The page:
Rudy says Bush right to pick Dick


And then there is Rudy.

It is one of the signs that there really may be “two Americas”, or that there really is a significant “middle America” that I simply don’t understand.

Mr. Giuliani told ETV that Mr. Bush’s selection of Mr. Cheney was a good model, calling it “a good example of picking someone who is qualified to be president of the United States.”

“That is No. 1,” he said. “It’s paramount.”

Katherine Q. Seelye’s entry at The Caucus describes Hizzoner’s appearance on South Carolina public television. Unpaid Stranger intern Ryan S. Jackson’s entry at Slog is more entertaining. Neither are particularly informative, but I’ll blame that on Giuliani.

Except there was this gem.

Dick Cheney. A good model of what a vice-president should be. Who can’t even decide what branch of government he’s part of.

Okay. Thanks, Rudy. Good to know.

GOP Candidates: In case you somehow didn’t get it last time


There is little I can say that I have not already. The GOP continues their effort to make 2008 presidential decisions as easy as possible. Michael Roston explains:

In recent weeks, Republican presidential candidates have found time in their busy schedules to speak or debate before the Republican Jewish Coalition, “Value Voters,” conservative Floridians, even Wyoming Republicans, who hold virtually no sway in the primary race. They’ve also agreed to appear at the CNN/YouTube debate they at one point shunned.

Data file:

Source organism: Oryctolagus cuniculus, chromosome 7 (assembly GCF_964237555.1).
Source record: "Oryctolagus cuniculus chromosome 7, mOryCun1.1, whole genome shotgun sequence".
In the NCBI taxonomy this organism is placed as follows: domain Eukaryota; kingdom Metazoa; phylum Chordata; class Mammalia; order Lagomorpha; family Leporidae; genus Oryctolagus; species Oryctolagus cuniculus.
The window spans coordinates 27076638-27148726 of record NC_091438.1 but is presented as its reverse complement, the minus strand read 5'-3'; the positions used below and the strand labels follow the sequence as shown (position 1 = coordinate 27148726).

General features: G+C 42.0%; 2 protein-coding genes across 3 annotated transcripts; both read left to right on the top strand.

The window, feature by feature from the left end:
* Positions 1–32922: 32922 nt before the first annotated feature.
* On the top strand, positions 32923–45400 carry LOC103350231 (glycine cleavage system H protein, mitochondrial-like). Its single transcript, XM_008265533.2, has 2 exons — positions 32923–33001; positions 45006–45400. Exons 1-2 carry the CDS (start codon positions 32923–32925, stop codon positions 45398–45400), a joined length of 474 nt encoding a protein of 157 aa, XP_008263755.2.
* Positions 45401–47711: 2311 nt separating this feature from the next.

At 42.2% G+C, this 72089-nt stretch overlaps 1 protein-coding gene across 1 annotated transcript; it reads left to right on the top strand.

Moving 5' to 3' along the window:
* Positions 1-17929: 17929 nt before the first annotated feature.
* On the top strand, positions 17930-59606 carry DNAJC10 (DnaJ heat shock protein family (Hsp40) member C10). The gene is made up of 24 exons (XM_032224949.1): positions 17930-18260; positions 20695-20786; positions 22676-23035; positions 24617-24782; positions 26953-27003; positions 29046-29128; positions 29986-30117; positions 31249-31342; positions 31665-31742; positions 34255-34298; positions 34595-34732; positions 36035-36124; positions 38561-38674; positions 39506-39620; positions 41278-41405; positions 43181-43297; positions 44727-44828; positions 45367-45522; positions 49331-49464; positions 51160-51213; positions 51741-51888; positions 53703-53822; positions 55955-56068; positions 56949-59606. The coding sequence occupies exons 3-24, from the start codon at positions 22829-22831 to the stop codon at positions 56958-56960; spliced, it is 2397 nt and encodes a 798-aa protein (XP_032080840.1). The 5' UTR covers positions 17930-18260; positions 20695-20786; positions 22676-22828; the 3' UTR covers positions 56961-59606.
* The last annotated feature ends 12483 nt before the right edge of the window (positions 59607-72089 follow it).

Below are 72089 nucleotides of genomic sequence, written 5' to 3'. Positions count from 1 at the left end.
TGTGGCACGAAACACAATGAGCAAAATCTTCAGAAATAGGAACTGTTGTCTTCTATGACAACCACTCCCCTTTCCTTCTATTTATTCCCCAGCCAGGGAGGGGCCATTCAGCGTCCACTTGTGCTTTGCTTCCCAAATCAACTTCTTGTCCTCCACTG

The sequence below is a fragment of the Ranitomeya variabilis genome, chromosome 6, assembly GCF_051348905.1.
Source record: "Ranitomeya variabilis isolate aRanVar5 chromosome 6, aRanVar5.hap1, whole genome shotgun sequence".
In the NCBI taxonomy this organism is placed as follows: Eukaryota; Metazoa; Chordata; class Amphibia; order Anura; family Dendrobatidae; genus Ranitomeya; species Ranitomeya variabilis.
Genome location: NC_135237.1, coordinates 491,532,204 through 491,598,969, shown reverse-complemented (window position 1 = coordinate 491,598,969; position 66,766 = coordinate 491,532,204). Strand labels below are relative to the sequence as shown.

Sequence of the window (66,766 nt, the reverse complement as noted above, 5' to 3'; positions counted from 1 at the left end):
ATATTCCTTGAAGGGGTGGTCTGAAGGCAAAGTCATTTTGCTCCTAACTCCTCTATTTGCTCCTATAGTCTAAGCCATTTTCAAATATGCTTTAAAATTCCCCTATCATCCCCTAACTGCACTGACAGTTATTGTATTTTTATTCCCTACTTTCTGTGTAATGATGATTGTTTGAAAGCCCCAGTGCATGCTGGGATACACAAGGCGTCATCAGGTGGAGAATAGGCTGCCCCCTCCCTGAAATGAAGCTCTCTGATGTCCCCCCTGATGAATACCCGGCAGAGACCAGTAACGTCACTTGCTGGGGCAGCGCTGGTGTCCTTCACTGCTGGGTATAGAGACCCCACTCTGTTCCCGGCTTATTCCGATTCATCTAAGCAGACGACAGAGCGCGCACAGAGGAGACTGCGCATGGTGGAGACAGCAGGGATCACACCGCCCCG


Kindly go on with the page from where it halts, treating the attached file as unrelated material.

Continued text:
But it appears that some GOP frontrunners are once again letting an opportunity to appear before African-American voters lapse, just as they decided to sit out a black voter forum hosted last month by Tavis Smiley.

The Congressional Black Caucus Institute announced in September that it had scheduled a debate for November 4 on Fox News for Republican presidential candidates. But a spokeswoman for the group confirmed to the Huffington Post that it has now been postponed, with no new date set.

Or Steve Benen at Carpetbagger:

Last month, PBS hosted a Republican presidential candidates’ debate at historically black college in Baltimore — and all of the top four GOP candidates decided to skip it. This followed close on the heels of a Univision-hosted Republican debate in Miami on Latino issues — which was cancelled when all but one candidate declined invitations. The National Council of La Raza asked Republican candidates to address its annual conference in July, but none showed up. The National Association of Latino Elected & Appointed Officials extended similar invitations to the entire GOP field, but only Duncan Hunter agreed to attend.

Previously, in considering the decisions by GOP front-runners to skip a September debate at Morgan State University, I had noted warnings by such figures as Newt Gingrich and Jack Kemp; they deserve credit on this because they both know how to blow prestige and political capital. I had even suggested that it was hard to argue with the warnings. Quite obviously, I was wrong.

In September, Newt Gingrich advised, “Any of them who give you that scheduling-conflict answer are disingenuous. That’s baloney.” And he was talking about his fellow Republicans. I suppose we should not be surprised that he, too, was wrong.

CBCI is right to attempt to reschedule the debate. The mere weeks between announcing and intending to hold the debate, reasonably considered, did not give the GOP enough time to come up with proper excuses. Besides, it will be interesting to see how much negotiation it will actually take to get the GOP front-runners into a debate pitching to minority voters. One wonders why they are so reluctant.